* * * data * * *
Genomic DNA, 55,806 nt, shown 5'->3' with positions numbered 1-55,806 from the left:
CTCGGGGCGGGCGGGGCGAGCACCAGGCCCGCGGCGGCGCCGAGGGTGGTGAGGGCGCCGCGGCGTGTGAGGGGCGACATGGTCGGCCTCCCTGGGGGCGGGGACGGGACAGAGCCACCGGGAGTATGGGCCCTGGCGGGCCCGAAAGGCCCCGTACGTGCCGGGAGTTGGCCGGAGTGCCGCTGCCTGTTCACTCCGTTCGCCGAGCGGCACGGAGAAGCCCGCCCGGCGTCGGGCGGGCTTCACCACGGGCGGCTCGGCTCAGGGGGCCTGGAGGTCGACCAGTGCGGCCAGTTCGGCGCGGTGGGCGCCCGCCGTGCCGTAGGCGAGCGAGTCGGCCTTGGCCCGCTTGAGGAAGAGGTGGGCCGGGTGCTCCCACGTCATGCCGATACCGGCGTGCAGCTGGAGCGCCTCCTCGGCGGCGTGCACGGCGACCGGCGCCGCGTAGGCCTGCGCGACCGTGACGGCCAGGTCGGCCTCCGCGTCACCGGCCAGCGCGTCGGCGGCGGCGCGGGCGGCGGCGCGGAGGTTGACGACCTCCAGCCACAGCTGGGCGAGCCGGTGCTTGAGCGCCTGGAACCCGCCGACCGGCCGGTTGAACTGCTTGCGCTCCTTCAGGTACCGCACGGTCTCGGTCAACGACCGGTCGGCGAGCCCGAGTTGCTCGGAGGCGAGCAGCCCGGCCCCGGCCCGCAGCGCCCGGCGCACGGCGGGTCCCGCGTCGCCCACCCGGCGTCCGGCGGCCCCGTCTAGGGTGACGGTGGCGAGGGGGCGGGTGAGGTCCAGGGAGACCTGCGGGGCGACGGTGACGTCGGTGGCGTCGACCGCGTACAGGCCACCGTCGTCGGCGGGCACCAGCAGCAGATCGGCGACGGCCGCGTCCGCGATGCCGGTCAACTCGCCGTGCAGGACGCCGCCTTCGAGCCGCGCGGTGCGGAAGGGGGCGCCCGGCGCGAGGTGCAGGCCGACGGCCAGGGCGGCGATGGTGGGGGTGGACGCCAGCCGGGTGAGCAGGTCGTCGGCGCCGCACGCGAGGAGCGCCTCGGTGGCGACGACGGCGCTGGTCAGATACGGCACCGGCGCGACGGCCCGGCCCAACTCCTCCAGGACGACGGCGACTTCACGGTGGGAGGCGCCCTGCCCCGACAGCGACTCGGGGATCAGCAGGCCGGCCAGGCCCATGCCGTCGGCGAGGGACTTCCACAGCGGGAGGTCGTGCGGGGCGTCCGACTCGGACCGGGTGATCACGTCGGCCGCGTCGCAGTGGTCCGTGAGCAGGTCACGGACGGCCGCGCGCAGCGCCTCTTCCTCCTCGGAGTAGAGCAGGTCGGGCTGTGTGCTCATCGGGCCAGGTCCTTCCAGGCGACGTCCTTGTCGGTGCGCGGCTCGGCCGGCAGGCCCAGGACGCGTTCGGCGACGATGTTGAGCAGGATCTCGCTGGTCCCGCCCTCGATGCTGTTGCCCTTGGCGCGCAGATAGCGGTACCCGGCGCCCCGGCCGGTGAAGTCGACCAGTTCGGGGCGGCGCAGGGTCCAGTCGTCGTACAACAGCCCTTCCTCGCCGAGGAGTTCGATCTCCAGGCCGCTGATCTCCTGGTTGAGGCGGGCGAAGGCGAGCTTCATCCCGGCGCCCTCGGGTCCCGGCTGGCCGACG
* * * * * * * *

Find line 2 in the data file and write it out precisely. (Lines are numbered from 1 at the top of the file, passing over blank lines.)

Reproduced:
CTCGGGGCGGGCGGGGCGAGCACCAGGCCCGCGGCGGCGCCGAGGGTGGTGAGGGCGCCGCGGCGTGTGAGGGGCGACATGGTCGGCCTCCCTGGGGGCGGGGACGGGACAGAGCCACCGGGAGTATGGGCCCTGGCGGGCCCGAAAGGCCCCGTACGTGCCGGGAGTTGGCCGGAGTGCCGCTGCCTGTTCACTCCGTTCGCCGAGCGGCACGGAGAAGCCCGCCCGGCGTCGGGCGGGCTTCACCACGGGCGGCTCGGCTCAGGGGGCCTGGAGGTCGACCAGTGCGGCCAGTTCGGCGCGGTGGGCGCCCGCCGTGCCGTAGGCGAGCGAGTCGGCCTTGGCCCGCTTGAGGAAGAGGTGGGCCGGGTGCTCCCACGTCATGCCGATACCGGCGTGCAGCTGGAGCGCCTCCTCGGCGGCGTGCACGGCGACCGGCGCCGCGTAGGCCTGCGCGACCGTGACGGCCAGGTCGGCCTCCGCGTCACCGGCCAGCGCGTCGGCGGCGGCGCGGGCGGCGGCGCGGAGGTTGACGACCTCCAGCCACAGCTGGGCGAGCCGGTGCTTGAGCGCCTGGAACCCGCCGACCGGCCGGTTGAACTGCTTGCGCTCCTTCAGGTACCGCACGGTCTCGGTCAACGACCGGTCGGCGAGCCCGAGTTGCTCGGAGGCGAGCAGCCCGGCCCCGGCCCGCAGCGCCCGGCGCACGGCGGGTCCCGCGTCGCCCACCCGGCGTCCGGCGGCCCCGTCTAGGGTGACGGTGGCGAGGGGGCGGGTGAGGTCCAGGGAGACCTGCGGGGCGACGGTGACGTCGGTGGCGTCGACCGCGTACAGGCCACCGTCGTCGGCGGGCACCAGCAGCAGATCGGCGACGGCCGCGTCCGCGATGCCGGTCAACTCGCCGTGCAGGACGCCGCCTTCGAGCCGCGCGGTGCGGAAGGGGGCGCCCGGCGCGAGGTGCAGGCCGACGGCCAGGGCGGCGATGGTGGGGGTGGACGCCAGCCGGGTGAGCAGGTCGTCGGCGCCGCACGCGAGGAGCGCCTCGGTGGCGACGACGGCGCTGGTCAGATACGGCACCGGCGCGACGGCCCGGCCCAACTCCTCCAGGACGACGGCGACTTCACGGTGGGAGGCGCCCTGCCCCGACAGCGACTCGGGGATCAGCAGGCCGGCCAGGCCCATGCCGTCGGCGAGGGACTTCCACAGCGGGAGGTCGTGCGGGGCGTCCGACTCGGACCGGGTGATCACGTCGGCCGCGTCGCAGTGGTCCGTGAGCAGGTCACGGACGGCCGCGCGCAGCGCCTCTTCCTCCTCGGAGTAGAGCAGGTCGGGCTGTGTGCTCATCGGGCCAGGTCCTTCCAGGCGACGTCCTTGTCGGTGCGCGGCTCGGCCGGCAGGCCCAGGACGCGTTCGGCGACGATGTTGAGCAGGATCTCGCTGGTCCCGCCCTCGATGCTGTTGCCCTTGGCGCGCAGATAGCGGTACCCGGCGCCCCGGCCGGTGAAGTCGACCAGTTCGGGGCGGCGCAGGGTCCAGTCGTCGTACAACAGCCCTTCCTCGCCGAGGAGTTCGATCTCCAGGCCGCTGATCTCCTGGTTGAGGCGGGCGAAGGCGAGCTTCATCCCGGCGCCCTCGGGTCCCGGCTGGCCGACG